Composer’s Cut #1: Giuseppe Verdi the notorious reviser
In the first of a series of articles on how composers rework operas, we explore changes to Don Carlo and Simon Boccanegra.
Opera composers rarely see the first performance of a work as the end of a job. Several great composers have been notorious ‘revisers’. When Mozart brought Don Giovanni to Vienna a few months after its Prague premiere, he rewrote sections to suit his new cast. Wagner revised Der fliegende Holländer at least three times, and Tannhäuser twice (he was planning further revisions shortly before he died). Strauss completely rewrote Ariadne auf Naxos after its unsuccessful premiere in 1916.
Giuseppe Verdi, whose bicentenary we celebrate this year, often revised his operas after their world premieres. Five of his operas underwent particularly extensive changes: we will look at Macbeth, Stiffelio and La forza del destino in a future article, but here is the background to two operas from this season, Don Carlo and Simon Boccanegra:
Don Carlos/Don Carlo
(World premiere 1867, Paris; revised version 1884, Milan; second revised version, 1886, Modena)
Don Carlos/Don Carlo is the opera that Verdi revised most extensively. He wrote it for the Paris Opéra, as a work to equal the grand operas of Meyerbeer (such as the hugely popular Robert le diable). It featured a dramatic historical subject, spectacular tableaux, grand choruses, an elaborate ballet, a dramatic burning of heretics and starring roles for six principal singers. Even in rehearsals, it became obvious that the opera was too long (a prime concern was audience members missing their last train home – not much has changed!), and several extensive cuts were made.
Verdi had an Italian translation made of the original French Don Carlos libretto in 1866, and various productions of the opera, given in Italian as Don Carlo, took place in Italy 1868–71. During this period Verdi continued to revise the score, making his most dramatic cuts for Milan in 1884. He cut scenes from both Act III and Act V, and disposed of the first act altogether, so that the now four-act opera opened with Elizabeth married to Philip, and Carlos grieving at the tomb of his grandfather. To ensure that Carlos still got an aria, Verdi reworked his ‘Io la vidi’ (‘Je l’ai vue’) from the original Act I, turning it from an expression of love to one of nostalgia.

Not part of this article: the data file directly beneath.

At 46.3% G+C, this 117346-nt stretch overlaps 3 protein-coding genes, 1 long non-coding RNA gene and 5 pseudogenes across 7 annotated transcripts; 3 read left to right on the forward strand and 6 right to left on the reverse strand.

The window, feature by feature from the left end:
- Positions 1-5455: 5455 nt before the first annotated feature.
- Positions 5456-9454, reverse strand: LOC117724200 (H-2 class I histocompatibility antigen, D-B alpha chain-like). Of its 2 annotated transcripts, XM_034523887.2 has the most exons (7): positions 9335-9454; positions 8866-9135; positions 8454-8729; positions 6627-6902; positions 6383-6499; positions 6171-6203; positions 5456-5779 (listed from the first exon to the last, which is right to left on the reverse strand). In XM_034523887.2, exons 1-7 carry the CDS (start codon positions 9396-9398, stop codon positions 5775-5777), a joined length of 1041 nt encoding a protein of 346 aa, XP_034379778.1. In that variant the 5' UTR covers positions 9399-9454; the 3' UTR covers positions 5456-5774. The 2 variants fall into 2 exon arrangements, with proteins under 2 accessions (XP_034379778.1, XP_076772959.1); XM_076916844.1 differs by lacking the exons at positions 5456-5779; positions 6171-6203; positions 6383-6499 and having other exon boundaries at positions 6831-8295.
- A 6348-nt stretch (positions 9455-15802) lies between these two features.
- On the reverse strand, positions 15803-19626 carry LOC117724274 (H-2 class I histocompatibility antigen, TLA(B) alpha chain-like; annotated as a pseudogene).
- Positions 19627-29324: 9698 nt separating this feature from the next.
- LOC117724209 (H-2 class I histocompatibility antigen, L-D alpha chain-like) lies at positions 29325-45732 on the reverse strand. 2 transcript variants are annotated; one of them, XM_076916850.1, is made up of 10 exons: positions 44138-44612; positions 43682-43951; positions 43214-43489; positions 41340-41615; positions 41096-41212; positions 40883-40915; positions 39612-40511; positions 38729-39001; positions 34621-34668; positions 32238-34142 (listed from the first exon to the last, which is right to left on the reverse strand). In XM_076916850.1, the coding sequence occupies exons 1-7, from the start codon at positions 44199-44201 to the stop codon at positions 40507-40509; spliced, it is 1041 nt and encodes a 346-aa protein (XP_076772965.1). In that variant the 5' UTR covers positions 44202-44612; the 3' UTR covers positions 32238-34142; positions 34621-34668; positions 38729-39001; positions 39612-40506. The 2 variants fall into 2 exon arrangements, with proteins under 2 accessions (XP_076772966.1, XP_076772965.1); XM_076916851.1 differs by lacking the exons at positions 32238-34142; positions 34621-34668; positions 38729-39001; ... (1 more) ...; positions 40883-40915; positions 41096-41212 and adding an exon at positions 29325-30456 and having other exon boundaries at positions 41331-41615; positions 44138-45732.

The ‘Milan’ version of Don Carlo has survived and is still often performed. However, it was not Verdi’s last word on the subject. Unhappy at having cut the act that showed Carlos and Elizabeth falling in love, Verdi produced a final, five-act version of the opera for Modena in 1886. This reinstated Act I in a shortened form, but kept most of the other cuts made for Milan.
All three principal versions of Don Carlo are still in the repertory: the original French Don Carlos, the ‘Milan’ Don Carlo and the ‘Modena’ Don Carlo. The ‘Milan’ version was the most popular during the 20th century, but in recent years the ‘Modena’ version has eclipsed it in popularity. The Royal Opera production, directed by Nicholas Hytner, uses the ‘Modena’ version of the opera.
(World premiere, La Fenice, Venice, 1857; world premiere of revised version, La Scala, Milan, 1881)
Simon Boccanegra is the most important example of Verdi revising a work to improve it musically and dramatically. The premiere of the first version of Simon Boccanegra in 1857 was a failure. One critic loyally described the opera as ‘one of Maestro Verdi’s most beautiful compositions’, but it soon fell into neglect.
More than twenty years after the world premiere of Simon Boccanegra, Verdi met the brilliant librettist and composer Arrigo Boito. Verdi had considered revising Simon Boccanegra for years. He decided to test the possibility of working regularly with Boito by recruiting him to help revise the opera for a production at La Scala, Milan. Boito’s main task was to substantially rework Act I, which Verdi found undramatic. Boito agreed, writing to Verdi: ‘the drama we are working on is lopsided like a table that wobbles… there is much intrigue but not much structure’. He added that the opera ‘lacks tragic power as much as it lacks theatricality’.
So Boito and Verdi completely rewrote Act I scene 2 of the opera. The scene was moved from the harbour at Genoa to the Doge’s Council Chamber, and now opened with the Doge urging his senators to make peace with Venice. The new scene also included a fight, a large-scale ensemble in which Boccanegra calms the crowd, and a chilling final chorus, in which Boccanegra pronounces a curse on Amelia’s abductor. This extensive revision made Boccanegra seem a far more impressive and noble character, and provided a thrilling end to Act I.
Verdi and Boito’s other revisions further enhanced Boccanegra’s dramatic power. They included a duet in which Fiesco blesses Adorno’s engagement to Amelia, revisions to Boccanegra and Amelia’s great Act I duet to make both parts more characterful and a chilling recitative for Paolo in Act II as he plans to poison Boccanegra. Verdi also retouched various scenes, adding a greater harmonic and instrumental richness to the music.
The premiere of the revised Boccanegra was a great success. It took some time for the opera to establish itself in the repertory, but the 1881 version is now widely regarded as one of Verdi’s most compelling creations. The Royal Opera have staged the 1881 version of Simon Boccanegra to acclaim three times in the last ten years, in two different productions. The opera was last seen here in 2010 in Elijah Moshinsky’s production, with Plácido Domingo in the title role (recorded for EMI) and will return here in June 2013.